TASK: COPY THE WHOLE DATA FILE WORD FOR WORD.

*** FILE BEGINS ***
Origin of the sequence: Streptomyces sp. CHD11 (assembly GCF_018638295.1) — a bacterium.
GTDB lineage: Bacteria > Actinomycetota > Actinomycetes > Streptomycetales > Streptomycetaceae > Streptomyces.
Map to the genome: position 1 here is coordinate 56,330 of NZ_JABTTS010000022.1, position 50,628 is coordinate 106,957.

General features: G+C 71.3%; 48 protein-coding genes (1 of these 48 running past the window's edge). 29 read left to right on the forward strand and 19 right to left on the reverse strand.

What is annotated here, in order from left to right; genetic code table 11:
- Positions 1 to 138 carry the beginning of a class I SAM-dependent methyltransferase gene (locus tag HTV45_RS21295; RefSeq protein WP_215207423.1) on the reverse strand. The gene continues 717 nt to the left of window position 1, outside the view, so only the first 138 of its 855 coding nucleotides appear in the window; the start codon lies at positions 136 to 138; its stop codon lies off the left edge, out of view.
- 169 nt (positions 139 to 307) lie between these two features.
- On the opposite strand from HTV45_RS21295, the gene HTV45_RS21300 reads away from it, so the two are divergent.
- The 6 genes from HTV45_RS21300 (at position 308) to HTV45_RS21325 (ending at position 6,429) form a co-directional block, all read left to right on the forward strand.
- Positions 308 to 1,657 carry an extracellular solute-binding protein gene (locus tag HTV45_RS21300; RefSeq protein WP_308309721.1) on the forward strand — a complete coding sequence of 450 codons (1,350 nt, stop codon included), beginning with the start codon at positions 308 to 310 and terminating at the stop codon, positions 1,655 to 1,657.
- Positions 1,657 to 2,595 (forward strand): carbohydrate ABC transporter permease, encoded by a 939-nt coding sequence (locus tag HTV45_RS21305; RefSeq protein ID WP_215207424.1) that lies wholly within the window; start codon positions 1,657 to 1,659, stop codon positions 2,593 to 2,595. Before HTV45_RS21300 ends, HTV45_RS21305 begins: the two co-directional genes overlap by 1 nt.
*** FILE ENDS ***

Origin of the sequence: Streptomyces sp. CHD11 (assembly GCF_018638295.1) — a bacterium.
GTDB lineage: Bacteria > Actinomycetota > Actinomycetes > Streptomycetales > Streptomycetaceae > Streptomyces.
Map to the genome: position 1 here is coordinate 56,330 of NZ_JABTTS010000022.1, position 50,628 is coordinate 106,957.

General features: G+C 71.3%; 48 protein-coding genes (1 of these 48 running past the window's edge). 29 read left to right on the forward strand and 19 right to left on the reverse strand.

What is annotated here, in order from left to right; genetic code table 11:
- Positions 1 to 138 carry the beginning of a class I SAM-dependent methyltransferase gene (locus tag HTV45_RS21295; RefSeq protein WP_215207423.1) on the reverse strand. The gene continues 717 nt to the left of window position 1, outside the view, so only the first 138 of its 855 coding nucleotides appear in the window; the start codon lies at positions 136 to 138; its stop codon lies off the left edge, out of view.
- 169 nt (positions 139 to 307) lie between these two features.
- On the opposite strand from HTV45_RS21295, the gene HTV45_RS21300 reads away from it, so the two are divergent.
- The 6 genes from HTV45_RS21300 (at position 308) to HTV45_RS21325 (ending at position 6,429) form a co-directional block, all read left to right on the forward strand.
- Positions 308 to 1,657 carry an extracellular solute-binding protein gene (locus tag HTV45_RS21300; RefSeq protein WP_308309721.1) on the forward strand — a complete coding sequence of 450 codons (1,350 nt, stop codon included), beginning with the start codon at positions 308 to 310 and terminating at the stop codon, positions 1,655 to 1,657.
- Positions 1,657 to 2,595 (forward strand): carbohydrate ABC transporter permease, encoded by a 939-nt coding sequence (locus tag HTV45_RS21305; RefSeq protein ID WP_215207424.1) that lies wholly within the window; start codon positions 1,657 to 1,659, stop codon positions 2,593 to 2,595. Before HTV45_RS21300 ends, HTV45_RS21305 begins: the two co-directional genes overlap by 1 nt.